top of page
  • Writer's pictureJordan Drayer

Eating Humble Pie

YouTube video: https://youtu.be/71YcFXGzSzk


Hod of Gevurah

Hi everyone, Jordan Drayer, the savvy millennial voice actress who's working on being humble in judgment. Today is one week and five days of the Omer. I'd love for you to like and share as well!


We've been looking at Gevurah in the context of discipline, but for today, Hod of Gevruah, as far as proper English translations, we're going to use judgment. Sometimes these two words are the same, as in the sentence you give a kid for not doing their chores could be considered your judgment. But since we're talking about the humility of judgment, it just sounds better and is easier to work with than the humility of discipline.



I'm going to directly answer the questions from Chabad.org as a way of showing my own humility, instead of just talking about this one or providing examples. The page says, "The results of discipline and might without humility are obvious. The greatest catastrophes have occurred as a result of people sitting in arrogant judgement of others." Strangely enough, Holocaust Remembrance Day starts tomorrow night. Although in a lot of spiritual practices, there are no coincidences.


Now the questions. "Am I arrogant in the name of justice? Do I ever think that I sit on a higher pedestal and bestow judgement on my subjects below?"

Yes, I can be arrogant. I'm going to venture to say, who isn't? When people my age or older don't know what a word means or how to spell it, I often feel superior. The fact that I'm super organized, good with facts, memorize most things, and push myself to do a variety of activities and hang out with people of all ages makes me feel I'm amazing and yes, sometimes better than other people.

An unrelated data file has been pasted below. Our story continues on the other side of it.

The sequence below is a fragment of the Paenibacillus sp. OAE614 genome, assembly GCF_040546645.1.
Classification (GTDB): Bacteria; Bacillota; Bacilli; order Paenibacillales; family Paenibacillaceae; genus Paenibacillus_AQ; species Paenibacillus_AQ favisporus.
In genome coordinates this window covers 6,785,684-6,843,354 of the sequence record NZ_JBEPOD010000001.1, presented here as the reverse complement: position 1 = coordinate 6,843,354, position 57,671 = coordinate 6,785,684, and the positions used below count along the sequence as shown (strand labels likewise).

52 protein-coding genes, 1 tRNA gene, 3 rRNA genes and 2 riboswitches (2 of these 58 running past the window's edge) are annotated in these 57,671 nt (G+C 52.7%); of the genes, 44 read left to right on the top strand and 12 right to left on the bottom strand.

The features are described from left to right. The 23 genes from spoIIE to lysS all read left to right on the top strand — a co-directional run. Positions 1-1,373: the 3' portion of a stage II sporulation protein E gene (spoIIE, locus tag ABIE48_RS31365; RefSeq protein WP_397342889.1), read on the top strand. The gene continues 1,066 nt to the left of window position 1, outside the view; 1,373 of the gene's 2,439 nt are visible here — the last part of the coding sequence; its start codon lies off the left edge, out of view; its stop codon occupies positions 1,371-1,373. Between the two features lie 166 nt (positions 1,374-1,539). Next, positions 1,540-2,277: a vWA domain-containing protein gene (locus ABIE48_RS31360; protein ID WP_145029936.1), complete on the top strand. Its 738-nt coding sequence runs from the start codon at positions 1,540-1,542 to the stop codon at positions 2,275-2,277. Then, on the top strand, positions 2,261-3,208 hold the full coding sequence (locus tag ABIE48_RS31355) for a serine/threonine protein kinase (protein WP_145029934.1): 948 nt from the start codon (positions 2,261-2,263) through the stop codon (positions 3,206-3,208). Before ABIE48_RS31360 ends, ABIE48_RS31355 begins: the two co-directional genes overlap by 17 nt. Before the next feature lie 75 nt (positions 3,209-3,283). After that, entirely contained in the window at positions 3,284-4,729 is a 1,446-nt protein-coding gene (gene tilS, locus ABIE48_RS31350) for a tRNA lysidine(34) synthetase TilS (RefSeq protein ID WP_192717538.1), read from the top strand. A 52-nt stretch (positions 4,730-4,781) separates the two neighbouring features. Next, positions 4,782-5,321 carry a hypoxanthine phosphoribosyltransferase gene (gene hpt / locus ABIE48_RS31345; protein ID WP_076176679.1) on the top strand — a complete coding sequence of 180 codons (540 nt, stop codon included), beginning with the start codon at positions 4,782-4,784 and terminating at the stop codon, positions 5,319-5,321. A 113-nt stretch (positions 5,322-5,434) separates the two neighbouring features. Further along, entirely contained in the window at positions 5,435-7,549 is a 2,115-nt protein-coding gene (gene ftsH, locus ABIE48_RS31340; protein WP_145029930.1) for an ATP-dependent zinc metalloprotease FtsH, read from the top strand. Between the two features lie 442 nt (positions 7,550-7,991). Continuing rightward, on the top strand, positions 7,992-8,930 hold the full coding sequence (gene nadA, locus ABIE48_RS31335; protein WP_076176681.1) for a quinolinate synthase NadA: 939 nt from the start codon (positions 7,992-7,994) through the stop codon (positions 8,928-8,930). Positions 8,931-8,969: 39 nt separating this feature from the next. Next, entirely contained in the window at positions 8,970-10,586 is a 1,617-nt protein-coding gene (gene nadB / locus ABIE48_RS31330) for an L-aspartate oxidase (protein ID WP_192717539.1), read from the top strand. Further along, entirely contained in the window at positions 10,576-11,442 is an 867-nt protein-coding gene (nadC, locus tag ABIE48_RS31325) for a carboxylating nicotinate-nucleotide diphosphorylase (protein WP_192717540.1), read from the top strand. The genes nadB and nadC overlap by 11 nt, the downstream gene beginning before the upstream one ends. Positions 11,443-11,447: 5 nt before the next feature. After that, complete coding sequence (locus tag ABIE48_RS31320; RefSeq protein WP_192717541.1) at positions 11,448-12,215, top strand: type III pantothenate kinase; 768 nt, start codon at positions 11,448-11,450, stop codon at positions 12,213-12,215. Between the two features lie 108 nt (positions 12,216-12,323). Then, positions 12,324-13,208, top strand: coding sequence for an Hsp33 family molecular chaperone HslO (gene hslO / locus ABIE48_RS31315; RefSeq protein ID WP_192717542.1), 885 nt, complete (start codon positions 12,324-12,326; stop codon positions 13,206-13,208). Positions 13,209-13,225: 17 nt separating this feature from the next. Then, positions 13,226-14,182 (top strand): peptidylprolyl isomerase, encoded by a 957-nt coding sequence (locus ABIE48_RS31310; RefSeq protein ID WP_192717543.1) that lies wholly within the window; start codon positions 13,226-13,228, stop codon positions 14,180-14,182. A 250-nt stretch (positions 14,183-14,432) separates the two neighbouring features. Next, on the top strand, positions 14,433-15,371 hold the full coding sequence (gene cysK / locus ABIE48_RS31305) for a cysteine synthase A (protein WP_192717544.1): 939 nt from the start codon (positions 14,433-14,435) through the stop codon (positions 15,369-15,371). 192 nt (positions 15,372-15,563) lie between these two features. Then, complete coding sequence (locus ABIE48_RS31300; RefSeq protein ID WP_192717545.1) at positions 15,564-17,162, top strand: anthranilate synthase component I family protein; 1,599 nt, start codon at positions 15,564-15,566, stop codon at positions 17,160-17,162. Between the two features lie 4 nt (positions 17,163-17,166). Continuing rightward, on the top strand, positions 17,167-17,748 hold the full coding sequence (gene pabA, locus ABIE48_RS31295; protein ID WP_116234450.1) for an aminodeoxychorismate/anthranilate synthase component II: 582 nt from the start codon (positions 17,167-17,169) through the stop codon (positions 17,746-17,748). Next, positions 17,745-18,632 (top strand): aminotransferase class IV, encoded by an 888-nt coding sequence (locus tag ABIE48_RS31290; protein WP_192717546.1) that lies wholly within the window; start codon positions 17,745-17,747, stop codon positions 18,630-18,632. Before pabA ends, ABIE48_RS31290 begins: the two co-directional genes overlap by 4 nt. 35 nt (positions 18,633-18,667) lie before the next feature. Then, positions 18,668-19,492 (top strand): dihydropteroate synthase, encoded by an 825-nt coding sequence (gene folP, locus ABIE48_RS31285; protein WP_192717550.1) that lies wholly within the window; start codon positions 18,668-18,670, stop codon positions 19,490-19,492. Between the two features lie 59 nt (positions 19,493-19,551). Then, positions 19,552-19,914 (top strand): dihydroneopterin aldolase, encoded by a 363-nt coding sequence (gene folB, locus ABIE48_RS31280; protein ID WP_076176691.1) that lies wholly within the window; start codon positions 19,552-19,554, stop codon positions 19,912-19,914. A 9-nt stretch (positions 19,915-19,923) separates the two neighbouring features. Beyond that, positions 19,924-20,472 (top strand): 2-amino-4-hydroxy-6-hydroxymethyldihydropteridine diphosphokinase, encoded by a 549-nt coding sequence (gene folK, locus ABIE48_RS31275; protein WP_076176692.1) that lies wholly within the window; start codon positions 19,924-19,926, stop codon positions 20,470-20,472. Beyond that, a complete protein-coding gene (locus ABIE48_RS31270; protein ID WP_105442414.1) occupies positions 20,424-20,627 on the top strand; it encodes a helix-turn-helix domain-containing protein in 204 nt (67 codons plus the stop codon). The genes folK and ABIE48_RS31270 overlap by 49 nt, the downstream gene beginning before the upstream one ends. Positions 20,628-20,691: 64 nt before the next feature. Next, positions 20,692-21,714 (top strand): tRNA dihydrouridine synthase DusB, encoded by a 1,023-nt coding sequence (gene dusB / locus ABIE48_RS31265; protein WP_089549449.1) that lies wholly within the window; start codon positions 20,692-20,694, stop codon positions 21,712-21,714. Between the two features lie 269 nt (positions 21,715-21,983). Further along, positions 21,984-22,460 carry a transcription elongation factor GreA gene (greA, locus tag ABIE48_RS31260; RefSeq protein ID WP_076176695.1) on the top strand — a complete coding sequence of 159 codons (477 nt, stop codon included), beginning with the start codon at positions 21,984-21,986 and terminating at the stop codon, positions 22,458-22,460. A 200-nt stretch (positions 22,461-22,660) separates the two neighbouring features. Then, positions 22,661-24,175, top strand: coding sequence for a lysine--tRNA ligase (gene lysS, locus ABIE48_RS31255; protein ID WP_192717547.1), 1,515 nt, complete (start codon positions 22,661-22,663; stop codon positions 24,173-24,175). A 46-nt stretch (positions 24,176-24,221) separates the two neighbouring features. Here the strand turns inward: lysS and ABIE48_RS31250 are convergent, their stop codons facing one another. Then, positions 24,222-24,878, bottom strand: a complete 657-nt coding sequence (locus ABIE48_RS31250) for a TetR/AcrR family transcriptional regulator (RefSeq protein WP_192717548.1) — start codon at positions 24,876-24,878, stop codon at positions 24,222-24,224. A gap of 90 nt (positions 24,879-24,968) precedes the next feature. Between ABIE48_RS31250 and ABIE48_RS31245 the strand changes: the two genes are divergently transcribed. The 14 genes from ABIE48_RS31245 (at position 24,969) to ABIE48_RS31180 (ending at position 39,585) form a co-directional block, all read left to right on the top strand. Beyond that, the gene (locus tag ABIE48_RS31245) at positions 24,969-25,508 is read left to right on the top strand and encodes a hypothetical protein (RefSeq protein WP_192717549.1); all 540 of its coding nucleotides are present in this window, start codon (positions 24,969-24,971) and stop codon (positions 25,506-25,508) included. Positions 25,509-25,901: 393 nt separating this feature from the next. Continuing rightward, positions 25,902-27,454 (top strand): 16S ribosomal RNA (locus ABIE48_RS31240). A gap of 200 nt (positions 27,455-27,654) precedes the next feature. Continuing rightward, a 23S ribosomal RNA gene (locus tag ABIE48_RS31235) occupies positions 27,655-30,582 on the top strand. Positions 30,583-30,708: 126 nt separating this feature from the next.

This is something high on my spiritual curriculum, to talk myself down and realize people have different skills, some people do their best despite learning disabilities, and not knowing how to spell doesn't make you a bad person. It's interesting in that a lot of people say things like, "Jordan wouldn't hurt a fly," and so many people call me kind and caring. Yet I know my inner thoughts are atrocious. At least I don't say mean things out loud to others.

So I'm working on treating others with more honor. If they do bad things, instead of deeming them a bad person, I am isolating the action. For awhile growing up, I would slap myself for not being perfect and freaked out to not get an A, so I know too that my drive for self-perfectionism has leaked out onto all my perceptions of others. So perhaps as I continue down the road of treating myself better, I'll make strides treating others better as well and be less judgmental.


The exercise for today is to be aware of your personal biases and your baggage (like my extreme need for perfectionism as a kid) when judging someone. If you start to think, "That car is going too fast; it's probably some stupid young man trying to show off," maybe try to think of other circumstances. "He likes driving fast because he feels trapped in life," or "he's training to be a stunt driver." This doesn't negate the fact that fast driving is dangerous, but at least it helps you see the person in a better light.

Good luck, and I humbly ask, please like and share!


https://www.thecandidly.com/2019/why-does-setting-boundaries-make-us-feel-like-terrible-people


0 views0 comments

Recent Posts

See All

Comments


bottom of page